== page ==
Introductions and the like / by Charlie Francis Cassidy

Trigger warning: Self harm and Suicide

I’ve been considering starting this blog for about a year now. I never got to it because I wasn’t sure how to do it, whether it’d be any good or if anyone would even read it. But I suppose if no one reads it, then that solves my first two problems anyway. My vague idea of what I wanted this to be came from the grind I went through with my last big project. I’d sit down everyday and have to pull through some tough emotions and mind trickery just to get a simple thing done. So I kind of want to write about what it’s all like, for me living with this and trying to make creative things (or anything really).

Here’s a bit of back story. The way things went down when I found out I had depression really shaped how I dealt with it at first and still. I might have actually gotten real help earlier if things had happened differently, but it’s hard to say.

I’m 22, I was “diagnosed” with depression at about 14/15 and I’ve been struggling with it since then. Of course how I came to be diagnosed was not at all pleasant. My highschool principal came into possession of a note (ergh, 15yr old me was an idiot) that made it pretty obvious I’d been cutting myself. Now this lead me to be pulled out of class and then thrown into what is still one of the worst days of my life.

I had a more than awkward meeting with my principal, who was convinced I might have been cutting the soles of my feet to hide it. Of course I wasn’t that stupid or clever. Legs and wrists for me. She wanted to throw me into hospital right then and there, but thankfully my mum talked her out of it. On the condition I was immediately medicated and thrown at just about every kind of therapist they could find. 

And this is where things actually got worse. My parents had no idea anything was wrong, so naturally they were shocked and wanted to get me better. Problem is no one ever stopped to ask me how I’d like to go about it. I had to at least look like I was getting proper help so the school wouldn’t have to intervene. The whole time the possibility of being hospitalised loomed over me. It didn’t motivate me to get help and get better though. It motivated me to shut the hell up about my problems. If I looked like I was getting better, they couldn’t do anything, right?

I went to my family doctor that day and my mum of course did all the talking. I wasn’t ever any good at talking to doctors anyway, and I certainly wasn’t about to say anything that could make things worse. So I was put on Zoloft immediately. And had a referral to see a psychiatrist in quite a few months. I was then booked in with a psychologist in some youth mental health centre for the mean time.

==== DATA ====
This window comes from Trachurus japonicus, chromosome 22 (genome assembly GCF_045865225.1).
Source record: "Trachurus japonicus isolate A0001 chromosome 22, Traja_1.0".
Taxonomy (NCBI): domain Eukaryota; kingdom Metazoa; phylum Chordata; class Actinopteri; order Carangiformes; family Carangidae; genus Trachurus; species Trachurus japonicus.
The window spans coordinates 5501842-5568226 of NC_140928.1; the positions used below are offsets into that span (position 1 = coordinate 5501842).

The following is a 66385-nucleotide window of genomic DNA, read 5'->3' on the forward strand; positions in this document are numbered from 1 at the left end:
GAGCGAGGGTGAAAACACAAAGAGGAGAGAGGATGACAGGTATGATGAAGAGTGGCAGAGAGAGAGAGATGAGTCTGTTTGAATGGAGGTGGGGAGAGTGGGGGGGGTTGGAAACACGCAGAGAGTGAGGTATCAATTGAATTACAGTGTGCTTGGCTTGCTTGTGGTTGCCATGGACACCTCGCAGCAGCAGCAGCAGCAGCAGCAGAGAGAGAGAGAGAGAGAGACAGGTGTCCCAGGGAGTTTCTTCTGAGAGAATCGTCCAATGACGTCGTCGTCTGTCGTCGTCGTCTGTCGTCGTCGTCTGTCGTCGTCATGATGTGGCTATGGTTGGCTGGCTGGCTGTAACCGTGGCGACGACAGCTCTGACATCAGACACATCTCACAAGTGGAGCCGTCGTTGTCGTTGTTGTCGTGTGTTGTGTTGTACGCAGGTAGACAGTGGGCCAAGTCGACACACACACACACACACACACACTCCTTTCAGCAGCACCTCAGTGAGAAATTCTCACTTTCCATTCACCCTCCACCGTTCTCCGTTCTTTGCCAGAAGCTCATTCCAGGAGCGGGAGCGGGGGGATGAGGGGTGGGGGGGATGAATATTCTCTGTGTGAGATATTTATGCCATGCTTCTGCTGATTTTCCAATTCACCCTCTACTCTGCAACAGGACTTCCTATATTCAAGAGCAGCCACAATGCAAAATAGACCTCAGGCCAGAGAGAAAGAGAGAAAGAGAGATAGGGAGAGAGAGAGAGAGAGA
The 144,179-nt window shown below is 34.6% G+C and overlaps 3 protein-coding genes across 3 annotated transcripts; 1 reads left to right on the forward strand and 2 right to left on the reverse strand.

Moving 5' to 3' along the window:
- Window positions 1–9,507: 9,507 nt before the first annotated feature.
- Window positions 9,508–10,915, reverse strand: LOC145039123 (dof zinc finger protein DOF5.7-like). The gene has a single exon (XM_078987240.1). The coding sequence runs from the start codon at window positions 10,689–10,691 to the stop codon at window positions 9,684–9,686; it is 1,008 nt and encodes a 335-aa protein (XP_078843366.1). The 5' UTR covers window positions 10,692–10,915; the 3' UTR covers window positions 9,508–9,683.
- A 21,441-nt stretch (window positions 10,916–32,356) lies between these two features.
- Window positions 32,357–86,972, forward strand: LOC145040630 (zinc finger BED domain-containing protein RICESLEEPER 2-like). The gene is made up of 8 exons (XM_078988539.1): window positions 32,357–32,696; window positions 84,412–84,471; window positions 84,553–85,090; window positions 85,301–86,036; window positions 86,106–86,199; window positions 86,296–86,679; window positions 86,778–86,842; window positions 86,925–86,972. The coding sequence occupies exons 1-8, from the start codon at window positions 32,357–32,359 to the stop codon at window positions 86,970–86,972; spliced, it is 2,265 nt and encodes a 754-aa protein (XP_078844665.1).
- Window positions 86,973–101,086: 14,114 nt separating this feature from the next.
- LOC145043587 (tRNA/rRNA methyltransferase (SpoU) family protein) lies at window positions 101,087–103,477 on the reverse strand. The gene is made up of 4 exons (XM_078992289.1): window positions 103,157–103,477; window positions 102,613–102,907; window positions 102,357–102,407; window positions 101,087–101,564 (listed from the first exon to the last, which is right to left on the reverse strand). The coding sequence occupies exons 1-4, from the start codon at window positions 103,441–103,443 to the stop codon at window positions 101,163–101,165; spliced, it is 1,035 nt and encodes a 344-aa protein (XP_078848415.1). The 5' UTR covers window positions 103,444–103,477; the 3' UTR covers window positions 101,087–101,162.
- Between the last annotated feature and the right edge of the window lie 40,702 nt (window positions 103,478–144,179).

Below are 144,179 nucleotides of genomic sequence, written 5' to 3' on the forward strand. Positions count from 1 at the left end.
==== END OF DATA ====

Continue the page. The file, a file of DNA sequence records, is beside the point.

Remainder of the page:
To say I didn’t like being forced onto medication would be an understatement. For awhile my parents controlled it, giving it to me every night at dinner, making sure I took it. All the while I was saying nothing in my psychologist appointments. I would just sit there. Shrug at the questions and stare into space. I guess I feel bad about that now, I wasn’t exactly pleasant. I don’t like being forced into things. I have a few control issues, that either stemmed from this or is why this was the most painful experience. I did eventually tell her about some of the issues I was having with my weight, but she then wanted to involve some other people and monitor me closely, so I freaked and told my parents I wouldn’t go back.

By this point the school had backed off, I still had an upcoming psychiatrist appointment and was still on medication so they didn’t force me to go anymore. They even left control of my medication to me. Which was a really, really, really bad idea. I don’t blame them for that, I think they were trying to make me feel less like I was being forced into treatment now my school had stopped pressing us about it. They trusted me. Problem is, I shouldn’t have been trusted to medicate myself. I didn’t know that at the time though. It just felt good that I had the control of it, so everything was okay. Of course, Zoloft was not what I should have been on really anyway, it didn’t help at all. I suppose the idea was that it’d be something till I saw someone that could find the right medication.

Now, having control of the medication helped for a little while but I soon started questioning why I still had to be taking it. I didn’t feel like it was doing anything. So I started skipping doses. I still had to make sure my parents saw me taking it some days, but eventually they stopped bothering to check. I started getting really sketchy with taking it. I could go days without then start taking it again, sometimes I might have even taken more than I should have. 

This is where my memory starts fading. I have a very large chunk of time that I can’t actually recall, which I’d say is when I was at my worst. The bits I can remember are terrifying. I was messing with my medication and just spiraling downwards. 

The thing that snapped me out of it was my sister moving back home. I later found out it was for me, to help me with what was going on. We had a tiny house, so I had to share my room with her. I loved my sister, so I was actually pretty excited to have her around more. The important thing with this is that even this didn’t spur me into getting help. It pushed me to hide myself better. I no longer had the luxury to sit in my room and fall into a depressed stupor and do very very stupid things. I did get somewhat better though, other problems that had been taking a toll on me at home where reduced by her being there. She looked out for me. I was still struggling with depression the whole time, but I know I wouldn’t have gotten through school if she hadn’t moved in. Hell, I know I wouldn’t still be alive. I can never thank her enough for that.